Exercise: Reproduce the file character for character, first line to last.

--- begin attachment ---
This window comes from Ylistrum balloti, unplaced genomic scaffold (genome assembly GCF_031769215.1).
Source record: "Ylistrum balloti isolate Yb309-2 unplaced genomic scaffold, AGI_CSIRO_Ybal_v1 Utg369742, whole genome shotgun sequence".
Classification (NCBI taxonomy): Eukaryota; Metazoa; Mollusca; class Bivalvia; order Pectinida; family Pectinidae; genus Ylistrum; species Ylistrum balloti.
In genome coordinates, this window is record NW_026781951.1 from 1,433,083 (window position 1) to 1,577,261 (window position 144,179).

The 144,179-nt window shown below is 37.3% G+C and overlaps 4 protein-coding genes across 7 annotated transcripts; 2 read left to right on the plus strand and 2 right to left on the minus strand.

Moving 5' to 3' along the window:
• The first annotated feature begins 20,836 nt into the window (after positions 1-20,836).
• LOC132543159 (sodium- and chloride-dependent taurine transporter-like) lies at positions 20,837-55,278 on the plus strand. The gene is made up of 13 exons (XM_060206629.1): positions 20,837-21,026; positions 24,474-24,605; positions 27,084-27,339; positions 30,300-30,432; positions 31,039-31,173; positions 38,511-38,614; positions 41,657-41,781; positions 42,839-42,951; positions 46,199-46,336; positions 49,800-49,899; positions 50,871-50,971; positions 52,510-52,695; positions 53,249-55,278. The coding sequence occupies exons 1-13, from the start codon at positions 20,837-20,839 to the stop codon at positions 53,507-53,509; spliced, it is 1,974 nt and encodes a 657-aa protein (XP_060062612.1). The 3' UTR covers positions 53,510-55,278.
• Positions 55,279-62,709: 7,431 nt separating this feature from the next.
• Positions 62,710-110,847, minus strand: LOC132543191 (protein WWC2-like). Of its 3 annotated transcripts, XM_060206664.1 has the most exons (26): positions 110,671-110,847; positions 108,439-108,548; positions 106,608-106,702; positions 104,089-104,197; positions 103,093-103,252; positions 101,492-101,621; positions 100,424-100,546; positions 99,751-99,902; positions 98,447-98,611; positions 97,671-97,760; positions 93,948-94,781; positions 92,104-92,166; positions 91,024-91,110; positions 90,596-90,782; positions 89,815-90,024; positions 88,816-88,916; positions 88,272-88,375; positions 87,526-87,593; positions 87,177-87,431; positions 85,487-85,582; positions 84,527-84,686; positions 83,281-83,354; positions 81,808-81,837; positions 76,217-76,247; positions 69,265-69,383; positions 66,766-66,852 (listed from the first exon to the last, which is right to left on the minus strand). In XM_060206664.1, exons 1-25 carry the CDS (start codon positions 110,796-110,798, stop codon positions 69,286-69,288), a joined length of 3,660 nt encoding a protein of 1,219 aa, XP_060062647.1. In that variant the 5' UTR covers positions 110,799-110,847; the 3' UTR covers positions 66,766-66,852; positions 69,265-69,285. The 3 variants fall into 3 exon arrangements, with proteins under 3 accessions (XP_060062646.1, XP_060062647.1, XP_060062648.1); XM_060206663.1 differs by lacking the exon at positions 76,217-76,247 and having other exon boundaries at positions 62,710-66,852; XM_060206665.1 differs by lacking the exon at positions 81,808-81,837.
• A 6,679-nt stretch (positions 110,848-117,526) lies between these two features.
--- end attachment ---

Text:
This window comes from Ylistrum balloti, unplaced genomic scaffold (genome assembly GCF_031769215.1).
Source record: "Ylistrum balloti isolate Yb309-2 unplaced genomic scaffold, AGI_CSIRO_Ybal_v1 Utg369742, whole genome shotgun sequence".
Classification (NCBI taxonomy): Eukaryota; Metazoa; Mollusca; class Bivalvia; order Pectinida; family Pectinidae; genus Ylistrum; species Ylistrum balloti.
In genome coordinates, this window is record NW_026781951.1 from 1,433,083 (window position 1) to 1,577,261 (window position 144,179).

The 144,179-nt window shown below is 37.3% G+C and overlaps 4 protein-coding genes across 7 annotated transcripts; 2 read left to right on the plus strand and 2 right to left on the minus strand.

Moving 5' to 3' along the window:
• The first annotated feature begins 20,836 nt into the window (after positions 1-20,836).
• LOC132543159 (sodium- and chloride-dependent taurine transporter-like) lies at positions 20,837-55,278 on the plus strand. The gene is made up of 13 exons (XM_060206629.1): positions 20,837-21,026; positions 24,474-24,605; positions 27,084-27,339; positions 30,300-30,432; positions 31,039-31,173; positions 38,511-38,614; positions 41,657-41,781; positions 42,839-42,951; positions 46,199-46,336; positions 49,800-49,899; positions 50,871-50,971; positions 52,510-52,695; positions 53,249-55,278. The coding sequence occupies exons 1-13, from the start codon at positions 20,837-20,839 to the stop codon at positions 53,507-53,509; spliced, it is 1,974 nt and encodes a 657-aa protein (XP_060062612.1). The 3' UTR covers positions 53,510-55,278.
• Positions 55,279-62,709: 7,431 nt separating this feature from the next.
• Positions 62,710-110,847, minus strand: LOC132543191 (protein WWC2-like). Of its 3 annotated transcripts, XM_060206664.1 has the most exons (26): positions 110,671-110,847; positions 108,439-108,548; positions 106,608-106,702; positions 104,089-104,197; positions 103,093-103,252; positions 101,492-101,621; positions 100,424-100,546; positions 99,751-99,902; positions 98,447-98,611; positions 97,671-97,760; positions 93,948-94,781; positions 92,104-92,166; positions 91,024-91,110; positions 90,596-90,782; positions 89,815-90,024; positions 88,816-88,916; positions 88,272-88,375; positions 87,526-87,593; positions 87,177-87,431; positions 85,487-85,582; positions 84,527-84,686; positions 83,281-83,354; positions 81,808-81,837; positions 76,217-76,247; positions 69,265-69,383; positions 66,766-66,852 (listed from the first exon to the last, which is right to left on the minus strand). In XM_060206664.1, exons 1-25 carry the CDS (start codon positions 110,796-110,798, stop codon positions 69,286-69,288), a joined length of 3,660 nt encoding a protein of 1,219 aa, XP_060062647.1. In that variant the 5' UTR covers positions 110,799-110,847; the 3' UTR covers positions 66,766-66,852; positions 69,265-69,285. The 3 variants fall into 3 exon arrangements, with proteins under 3 accessions (XP_060062646.1, XP_060062647.1, XP_060062648.1); XM_060206663.1 differs by lacking the exon at positions 76,217-76,247 and having other exon boundaries at positions 62,710-66,852; XM_060206665.1 differs by lacking the exon at positions 81,808-81,837.
• A 6,679-nt stretch (positions 110,848-117,526) lies between these two features.